Literary Analysis of Shakespeare's Twelfth Night

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Shakespeare’s Twelfth Night is a play with themes that parallel the folly of the festival it is named after. The main storyline of the plot plays on this a lot by mixing up the stereotypes around gender that were very present at the time. However, a sub-plot involving secondary characters defines this theme even more. It takes the idea even further by relating servants’ attempts to blur the lines between social classes. Twelfth Night’s Maria and Malvolio both have great aspirations to rise above their social class. However, Maria succeeds where Malvolio fails because of her capability to make use of the satiric ambiance of her mistress’s household to achieve her goals.

To begin this essay, I will provide a brief analysis of the atmosphere of the play. I will also establish the mood created by Shakespeare to give a comedic tone to his story which would otherwise have been a maudlin story revolving around romance. The play, which actually has the full title Twelfth Night, or What You Will, was written specifically to be performed for the twelfth night of Christmas. In Elizabethan England, this was a day where people are handed out slices of a cake cooked with a pea and a bean. The two people that eat the special slices are appointed King and Queen of the evening’s festivities. As Shakespeare purposefully tried to emulate, the themes of the festivals revolve around servants according themselves more privileges than they were usually given by their masters. Like it is demonstrated by Shakespeare in the play, sometimes people dressed up in the opposite gender or even as wealthy nobles. Centering his play’s plot around this is what took his play from being only romance-oriented to being more comedic and thus more appropria...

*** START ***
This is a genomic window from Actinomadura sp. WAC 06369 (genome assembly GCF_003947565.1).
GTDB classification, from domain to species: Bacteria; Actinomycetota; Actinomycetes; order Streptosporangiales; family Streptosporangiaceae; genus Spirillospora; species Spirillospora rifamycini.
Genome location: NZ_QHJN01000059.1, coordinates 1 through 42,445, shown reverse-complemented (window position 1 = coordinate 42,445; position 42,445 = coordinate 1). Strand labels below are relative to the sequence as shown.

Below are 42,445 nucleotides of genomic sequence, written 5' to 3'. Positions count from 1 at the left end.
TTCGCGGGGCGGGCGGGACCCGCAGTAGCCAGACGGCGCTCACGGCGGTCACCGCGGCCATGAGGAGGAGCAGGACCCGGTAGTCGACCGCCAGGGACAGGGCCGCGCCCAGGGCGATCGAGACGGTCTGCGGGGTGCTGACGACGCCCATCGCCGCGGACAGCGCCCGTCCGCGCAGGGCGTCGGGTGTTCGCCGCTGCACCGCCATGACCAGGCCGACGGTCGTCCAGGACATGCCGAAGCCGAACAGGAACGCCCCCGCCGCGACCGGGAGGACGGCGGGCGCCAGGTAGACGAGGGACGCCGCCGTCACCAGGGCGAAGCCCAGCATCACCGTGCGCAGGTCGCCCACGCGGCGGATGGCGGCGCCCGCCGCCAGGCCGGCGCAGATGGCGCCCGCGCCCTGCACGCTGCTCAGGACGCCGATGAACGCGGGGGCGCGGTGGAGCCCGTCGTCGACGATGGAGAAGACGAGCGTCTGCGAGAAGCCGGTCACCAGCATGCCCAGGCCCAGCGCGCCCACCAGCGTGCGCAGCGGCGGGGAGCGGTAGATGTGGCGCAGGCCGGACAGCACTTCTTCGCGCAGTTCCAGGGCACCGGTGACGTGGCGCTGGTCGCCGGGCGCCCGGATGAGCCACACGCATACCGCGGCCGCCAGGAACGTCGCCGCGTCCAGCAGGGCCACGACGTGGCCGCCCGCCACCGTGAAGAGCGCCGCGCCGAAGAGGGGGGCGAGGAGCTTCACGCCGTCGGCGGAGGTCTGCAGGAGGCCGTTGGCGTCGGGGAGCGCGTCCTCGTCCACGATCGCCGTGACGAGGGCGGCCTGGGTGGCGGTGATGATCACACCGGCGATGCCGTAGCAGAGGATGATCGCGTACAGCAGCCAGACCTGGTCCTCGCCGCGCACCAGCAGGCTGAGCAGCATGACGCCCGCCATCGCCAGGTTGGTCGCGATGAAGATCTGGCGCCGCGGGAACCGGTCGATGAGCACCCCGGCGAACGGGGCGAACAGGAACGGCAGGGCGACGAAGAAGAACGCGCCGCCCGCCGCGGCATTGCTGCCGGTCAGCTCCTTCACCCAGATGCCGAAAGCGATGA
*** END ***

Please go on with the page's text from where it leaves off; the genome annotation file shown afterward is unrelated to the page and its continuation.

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...ictably fails to achieve his goals.

To conclude, though Twelfth Night’s main plot revolves around melancholic romance, what truly makes it a comedy is the erratic mood set by sub-plots to recall that of the festival with the same name. In the play, both Maria and Malvolio, servants to Olivia, show great aspirations to rise high above their social classes. However, Maria, being much more in-synch with the offbeat mood of the household, succeeds easily in marrying a nobleman, while Malvolio, stiff and pompous, just fails miserably. The conclusion to the play, which is contrary to what viewers would ever hope to happen in their real lives, succeeds in bringing enjoyment to all the lower-class people who watched it. Although the play includes many clever paradoxes, it is first and foremost a play created to entertain servants on their fun-filled rare day off.
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